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Can we hold an ex-employee liable for damage caused to a lease vehicle by that employee during working hours?

Can we hold an ex-employee liable for damage caused to a lease vehicle by that employee during working hours ?

Article 7:661, paragraph 1 of the Dutch Civil Code states that an employee is in principle not liable for damage caused during working hours. The exception is when this damage can be proven to be the result of intent or deliberate recklessness. According to the Dutch Supreme Court, deliberate recklessness is only applicable if the employee in question is actually aware of the reckless nature of his/her behavior immediately prior to the damage caused. The burden of proof is with the employer and the bar is set high: the bad intentions of the employee must be proven. This also applies to damage caused to a lease vehicle. Only if damage was caused through deliberate or reckless intent can you hold an employee liable for damage caused during working hours and can you legally compel him/her to pay the deductible amount on the lease.

Void

However, it turns out that in practice many organizations have lease regulations with their employees which contain void agreements. It is often the case that these regulations dictate that an employee is held liable for damage caused during working hours. However, article 7:661, paragraph 2 lays down that this is only possible if an employee is insured against damages. In all other instances, you cannot hold the employee liable; except if you can prove the damage is the result of intent or deliberate recklessness, as was discussed above.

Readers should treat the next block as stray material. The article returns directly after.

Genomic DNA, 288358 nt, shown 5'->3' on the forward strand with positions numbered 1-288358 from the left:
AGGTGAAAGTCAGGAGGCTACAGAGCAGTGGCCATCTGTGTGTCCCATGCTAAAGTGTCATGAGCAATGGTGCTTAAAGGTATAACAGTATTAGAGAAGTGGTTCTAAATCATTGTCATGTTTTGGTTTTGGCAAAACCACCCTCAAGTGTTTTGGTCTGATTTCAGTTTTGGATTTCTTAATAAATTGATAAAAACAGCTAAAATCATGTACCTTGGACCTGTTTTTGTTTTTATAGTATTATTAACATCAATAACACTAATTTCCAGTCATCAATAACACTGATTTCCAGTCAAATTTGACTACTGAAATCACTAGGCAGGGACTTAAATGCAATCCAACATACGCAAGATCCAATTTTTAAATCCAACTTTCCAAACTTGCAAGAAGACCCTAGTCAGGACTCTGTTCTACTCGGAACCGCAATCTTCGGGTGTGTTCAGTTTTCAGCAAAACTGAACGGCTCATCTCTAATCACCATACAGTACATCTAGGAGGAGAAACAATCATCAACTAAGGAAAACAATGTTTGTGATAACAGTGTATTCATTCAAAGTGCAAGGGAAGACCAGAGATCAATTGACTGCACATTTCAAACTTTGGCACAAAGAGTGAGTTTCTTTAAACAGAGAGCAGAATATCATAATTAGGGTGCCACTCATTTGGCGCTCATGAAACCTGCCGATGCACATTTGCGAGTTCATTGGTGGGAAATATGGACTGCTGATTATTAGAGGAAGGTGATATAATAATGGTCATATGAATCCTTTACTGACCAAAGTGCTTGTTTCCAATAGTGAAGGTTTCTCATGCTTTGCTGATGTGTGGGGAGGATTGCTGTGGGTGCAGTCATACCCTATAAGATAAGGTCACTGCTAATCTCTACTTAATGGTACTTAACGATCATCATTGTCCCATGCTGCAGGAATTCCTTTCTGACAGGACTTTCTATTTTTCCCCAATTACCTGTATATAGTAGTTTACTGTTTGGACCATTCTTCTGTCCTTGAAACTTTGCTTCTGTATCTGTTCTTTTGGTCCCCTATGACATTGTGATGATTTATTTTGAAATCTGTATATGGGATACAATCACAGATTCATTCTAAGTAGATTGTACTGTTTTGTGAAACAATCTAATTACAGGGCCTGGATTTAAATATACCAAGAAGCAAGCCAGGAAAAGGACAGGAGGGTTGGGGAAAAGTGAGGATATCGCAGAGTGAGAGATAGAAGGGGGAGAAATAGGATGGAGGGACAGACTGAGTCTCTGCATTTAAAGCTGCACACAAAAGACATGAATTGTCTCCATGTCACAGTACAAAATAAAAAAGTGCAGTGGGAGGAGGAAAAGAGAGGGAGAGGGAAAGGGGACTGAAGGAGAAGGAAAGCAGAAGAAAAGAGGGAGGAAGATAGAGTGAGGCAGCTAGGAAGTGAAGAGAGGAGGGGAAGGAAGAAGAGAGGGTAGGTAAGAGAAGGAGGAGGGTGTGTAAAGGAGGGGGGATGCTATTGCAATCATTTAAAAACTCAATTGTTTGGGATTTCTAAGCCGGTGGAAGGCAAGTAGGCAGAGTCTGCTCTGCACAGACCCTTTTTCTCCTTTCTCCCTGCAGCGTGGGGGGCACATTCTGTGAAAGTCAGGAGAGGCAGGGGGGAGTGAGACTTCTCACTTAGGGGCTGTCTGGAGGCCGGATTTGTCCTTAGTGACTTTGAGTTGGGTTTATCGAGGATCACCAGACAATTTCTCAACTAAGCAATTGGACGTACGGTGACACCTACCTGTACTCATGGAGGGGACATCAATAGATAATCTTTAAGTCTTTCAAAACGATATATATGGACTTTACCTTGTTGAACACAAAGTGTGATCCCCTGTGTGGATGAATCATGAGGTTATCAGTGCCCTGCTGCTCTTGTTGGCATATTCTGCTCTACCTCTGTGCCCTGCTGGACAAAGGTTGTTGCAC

On the other hand, you are permitted to include agreements in the lease regulations which hold an employee liable for damage caused to a lease vehicle outside working hours or caused by others, such as family members or friends. Commuting time in principle falls outside working hours, except when the employee in question is carrying out activities on your behalf during his/her commute.
Because the question mentioned at the beginning pertains to an ex-employee, you must prove the damage caused at the time was indeed at the hands of the respective employee and that it was the result of intent or deliberate recklessness or that it was caused outside working hours. This will be quite a challenge and there is not a great chance of succeeding.

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